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Virginia Field

From Wikipedia, the free encyclopedia

Virginia Field
Field in the 1940s
Margaret Cynthia Field

(1917-11-04)4 November 1917
London, England
Died2 January 1992(1992-01-02) (aged 74)
Years active1922–1965
  • (m. 1942; div. 1946)
  • Howard Grode
    (m. 1947; div. 1948)
  • (m. 1951)

Virginia Field (born Margaret Cynthia Field; 4 November 1917[citation needed] – 2 January 1992) was a British-born film actress.[1]

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Early years

An only child,[2] born in London,[3] her father was Sir John Field.[4] He was the judge of Leicester County Court Circuit.[5] Her mother was a cousin of Confederate General Robert E. Lee and her aunt was British stage actress and director Auriol Lee.[6]

She was educated in Paris, Vienna, and the South of France,[2] and then returned to England, where she studied for the stage. In Vienna, she acted for Max Reinhardt, and on returning to Britain, she was given her first film role whilst in her teens in The Lady is Willing, followed by a Hollywood contract.[citation needed]


Field went to the U.S. to appear in David O. Selznick's Little Lord Fauntleroy (1936). In the late 1930s, she appeared in various parts in 20th Century Fox's Mr. Moto film series. Field played Kitty, a ballerina with Vivien Leigh in the 1940 film, Waterloo Bridge. In 1941, Field played Nell Gwyn in Hudson's Bay. Vincent Price was cast as King Charles II, and he wrote about the experience in his book The Book of Joe. "...I came up against my first animals, a whole litter of King Charles spaniels... But my competition was not the spaniels, who were indeed adorable, but the enormous bosoms of the young lady who played Nell Gwyn. They were of such robust and luscious proportions and her dress so low cut that in our big scene, in which we fondled the puppies on a great bed, she leaned over them so far that the censors cut the scene out of the picture."[7]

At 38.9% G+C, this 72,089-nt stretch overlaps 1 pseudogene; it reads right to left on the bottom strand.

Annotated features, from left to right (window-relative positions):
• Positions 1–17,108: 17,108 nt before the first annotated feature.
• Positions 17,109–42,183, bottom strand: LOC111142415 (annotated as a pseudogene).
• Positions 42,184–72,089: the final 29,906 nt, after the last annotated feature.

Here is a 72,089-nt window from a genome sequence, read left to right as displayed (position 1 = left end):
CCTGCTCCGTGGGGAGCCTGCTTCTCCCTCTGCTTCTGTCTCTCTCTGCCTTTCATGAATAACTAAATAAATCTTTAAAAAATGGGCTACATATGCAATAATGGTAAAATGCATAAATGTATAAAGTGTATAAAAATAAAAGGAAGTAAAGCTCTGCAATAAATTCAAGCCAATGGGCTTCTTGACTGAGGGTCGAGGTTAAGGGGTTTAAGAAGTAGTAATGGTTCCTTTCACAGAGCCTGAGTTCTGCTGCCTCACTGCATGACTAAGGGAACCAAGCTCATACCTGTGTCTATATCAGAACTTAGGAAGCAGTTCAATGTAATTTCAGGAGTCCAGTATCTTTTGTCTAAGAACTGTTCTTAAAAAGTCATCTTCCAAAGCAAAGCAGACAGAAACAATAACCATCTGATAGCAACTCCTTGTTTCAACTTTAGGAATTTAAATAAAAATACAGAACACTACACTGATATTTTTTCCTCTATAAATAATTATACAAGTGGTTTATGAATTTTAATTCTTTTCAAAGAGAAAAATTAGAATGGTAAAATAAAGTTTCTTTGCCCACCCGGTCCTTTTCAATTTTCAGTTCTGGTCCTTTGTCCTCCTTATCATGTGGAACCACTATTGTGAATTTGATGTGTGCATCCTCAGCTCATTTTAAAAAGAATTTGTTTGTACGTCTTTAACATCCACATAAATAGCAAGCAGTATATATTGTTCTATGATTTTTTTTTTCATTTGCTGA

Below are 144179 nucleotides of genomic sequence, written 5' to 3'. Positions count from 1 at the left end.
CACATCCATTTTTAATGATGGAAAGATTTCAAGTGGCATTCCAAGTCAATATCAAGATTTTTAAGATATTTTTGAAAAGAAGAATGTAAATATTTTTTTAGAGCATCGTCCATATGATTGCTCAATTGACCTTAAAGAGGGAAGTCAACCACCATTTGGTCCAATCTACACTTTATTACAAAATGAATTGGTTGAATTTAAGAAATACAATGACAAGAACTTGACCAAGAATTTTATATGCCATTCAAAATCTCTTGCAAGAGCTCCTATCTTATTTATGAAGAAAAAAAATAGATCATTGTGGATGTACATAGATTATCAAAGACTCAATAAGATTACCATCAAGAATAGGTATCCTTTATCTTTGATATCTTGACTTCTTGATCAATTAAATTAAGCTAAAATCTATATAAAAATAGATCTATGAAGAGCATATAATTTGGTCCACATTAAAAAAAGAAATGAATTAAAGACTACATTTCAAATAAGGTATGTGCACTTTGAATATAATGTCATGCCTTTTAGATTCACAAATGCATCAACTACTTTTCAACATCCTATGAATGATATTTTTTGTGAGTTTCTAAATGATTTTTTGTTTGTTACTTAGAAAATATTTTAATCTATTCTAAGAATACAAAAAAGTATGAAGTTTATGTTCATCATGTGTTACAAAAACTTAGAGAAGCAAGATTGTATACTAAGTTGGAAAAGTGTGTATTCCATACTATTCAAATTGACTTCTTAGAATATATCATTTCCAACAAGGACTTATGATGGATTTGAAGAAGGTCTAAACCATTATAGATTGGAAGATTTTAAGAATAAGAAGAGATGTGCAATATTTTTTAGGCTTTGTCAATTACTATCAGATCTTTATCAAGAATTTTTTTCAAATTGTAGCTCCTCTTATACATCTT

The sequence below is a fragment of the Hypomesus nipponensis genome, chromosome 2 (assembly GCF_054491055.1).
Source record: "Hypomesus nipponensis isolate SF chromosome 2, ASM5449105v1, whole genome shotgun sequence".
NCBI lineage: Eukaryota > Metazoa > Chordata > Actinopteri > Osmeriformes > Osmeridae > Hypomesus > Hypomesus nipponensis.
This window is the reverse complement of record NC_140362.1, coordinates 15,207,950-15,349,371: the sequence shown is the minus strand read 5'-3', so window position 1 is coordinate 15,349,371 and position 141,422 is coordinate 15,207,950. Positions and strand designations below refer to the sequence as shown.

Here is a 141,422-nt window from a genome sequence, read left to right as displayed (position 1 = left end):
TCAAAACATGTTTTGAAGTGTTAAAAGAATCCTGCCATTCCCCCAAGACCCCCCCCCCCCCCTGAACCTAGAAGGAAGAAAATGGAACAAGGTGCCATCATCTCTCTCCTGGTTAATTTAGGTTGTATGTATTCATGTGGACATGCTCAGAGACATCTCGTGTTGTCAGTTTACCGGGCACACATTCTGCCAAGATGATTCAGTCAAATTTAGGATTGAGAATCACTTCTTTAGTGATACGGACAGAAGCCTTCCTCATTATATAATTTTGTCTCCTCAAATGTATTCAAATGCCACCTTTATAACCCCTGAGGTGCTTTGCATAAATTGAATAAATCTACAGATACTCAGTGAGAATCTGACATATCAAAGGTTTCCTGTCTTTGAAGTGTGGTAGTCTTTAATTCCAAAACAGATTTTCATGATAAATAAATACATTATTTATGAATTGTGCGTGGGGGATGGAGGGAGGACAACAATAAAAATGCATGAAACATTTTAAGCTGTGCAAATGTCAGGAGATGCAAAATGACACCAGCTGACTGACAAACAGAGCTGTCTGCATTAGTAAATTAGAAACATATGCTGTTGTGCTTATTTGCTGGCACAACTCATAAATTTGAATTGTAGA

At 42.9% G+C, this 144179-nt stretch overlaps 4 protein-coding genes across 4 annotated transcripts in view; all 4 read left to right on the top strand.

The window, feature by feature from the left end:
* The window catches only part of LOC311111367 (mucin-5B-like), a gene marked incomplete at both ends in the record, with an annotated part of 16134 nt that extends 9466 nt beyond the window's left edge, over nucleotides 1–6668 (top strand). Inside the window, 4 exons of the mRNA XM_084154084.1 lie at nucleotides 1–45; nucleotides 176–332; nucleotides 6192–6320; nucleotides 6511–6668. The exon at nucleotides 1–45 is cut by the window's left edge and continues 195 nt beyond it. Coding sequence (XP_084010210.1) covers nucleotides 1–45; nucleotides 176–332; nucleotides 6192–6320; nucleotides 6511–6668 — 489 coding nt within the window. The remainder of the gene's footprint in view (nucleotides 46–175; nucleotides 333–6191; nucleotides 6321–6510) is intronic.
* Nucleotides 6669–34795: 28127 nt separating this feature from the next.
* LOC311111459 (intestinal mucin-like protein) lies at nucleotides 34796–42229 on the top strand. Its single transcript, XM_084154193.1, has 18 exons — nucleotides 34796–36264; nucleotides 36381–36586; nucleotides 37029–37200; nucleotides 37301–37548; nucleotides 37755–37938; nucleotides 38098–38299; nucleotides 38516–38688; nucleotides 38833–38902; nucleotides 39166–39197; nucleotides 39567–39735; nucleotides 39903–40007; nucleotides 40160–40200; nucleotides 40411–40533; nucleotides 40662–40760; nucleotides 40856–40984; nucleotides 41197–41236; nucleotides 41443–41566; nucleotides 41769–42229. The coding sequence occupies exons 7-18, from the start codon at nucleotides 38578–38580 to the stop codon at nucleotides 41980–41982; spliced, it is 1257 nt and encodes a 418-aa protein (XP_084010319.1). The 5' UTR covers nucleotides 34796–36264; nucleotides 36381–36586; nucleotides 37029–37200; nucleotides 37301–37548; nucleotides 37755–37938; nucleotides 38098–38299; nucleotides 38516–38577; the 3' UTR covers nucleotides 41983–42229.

During the Perry Mason series on CBS from 1957–1966, Field made six guest appearances. She played Irene Collaro in the 1958 episode "The Case of the Prodigal Parent". In both the 1960 episode, "The Case of the Provocative Protege", and the 1962 episode, "The Case of the Polka Dot Pony", she played the murderess. In the 1964 episode, "The Case of the Simple Simon", Field played the role of Mason's client and defendant Ramona Carver. She also appeared as Lotta Langley in an episode of the ABC series The Rebel, starring Nick Adams.

Field was a regular participant on Pantomime Quiz,[8]: 808  and had the role of Josephine Dunning in the pilot for Meet the Girls, a comedy aired on CBS in August 1960.[8]


Field has a star at 1751 Vine Street, Los Angeles on the Hollywood Walk of Fame, dedicated 8 February 1960.[9]


Field married three times. Her spouses included actors Paul Douglas and Willard Parker. Douglas and she had a daughter, Margaret Field Douglas.[10] In 1947, she married Howard Grode, a composer and musician.[11]


Field died of cancer on 2 January 1992.[12] She was cremated and her ashes scattered at sea.[13]



  1. ^ Virginia Field (1917–1992) profile, Dictionary of Women Worldwide: 25,000 Women Through the Ages (2007).
  2. ^ a b Woolpert, Kelly (2 September 1936). "Bits of Gossip About Hollywood's Film Folk". The Vidette-Messenger. Indiana, Valparaiso. United Press. p. 4. Retrieved 9 May 2016 – via open access
  3. ^ "Hollywood Round-Up". The News-Herald. Franklin, Pennsylvania. United Press. 26 August 1938. p. 7. Retrieved 9 May 2016 – via open access
  4. ^ "the Hollywood Roundup". The Times. Indiana, Hammond. United Press. 9 November 1936. p. 14. Retrieved 9 May 2016 – via open access
  5. ^ "Actress' Father Dies". Albuquerque Journal. New Mexico, Albuquerque. Associated Press. 12 December 1949. p. 9. Retrieved 10 May 2016 – via access
  6. ^ "Virginia Field – The Private Life and Times of Virginia Field. Virginia Field Pictures". Retrieved 25 October 2019.
  7. ^ Price, Vincent. The Book of Joe. Doubleday & Company, Inc.: Garden City, NY, 1961.[ISBN missing]
  8. ^ a b Terrace, Vincent (2011). Encyclopedia of Television Shows, 1925 through 2010. McFarland & Company, Inc. ISBN 978-0786464777. p. 678.
  9. ^ "Virginia Field". Hollywood Walk of Fame. Retrieved 10 May 2016.
  10. ^ "Divorced Actress Wins Court Suit". The Salt Lake Tribune. Utah, Salt Lake City. Associated Press. 29 November 1960. p. 22. Retrieved 9 May 2016 – via open access
  11. ^ "Virginia Field Weds". The Monroe News-Star. Louisiana, Monroe. Associated Press. 7 April 1947. p. 6. Retrieved 9 May 2016 – via open access
  12. ^ "Virginia Field, Actress in Films, Is Dead at 74". The New York Times. 9 January 1992. Retrieved 10 May 2016.
  13. ^ Wilson, Scott (2016). Resting Places: The Burial Sites of More Than 14,000 Famous Persons, 3d ed. McFarland. ISBN 978-1476625997.

External links

This page was last edited on 21 October 2023, at 01:41
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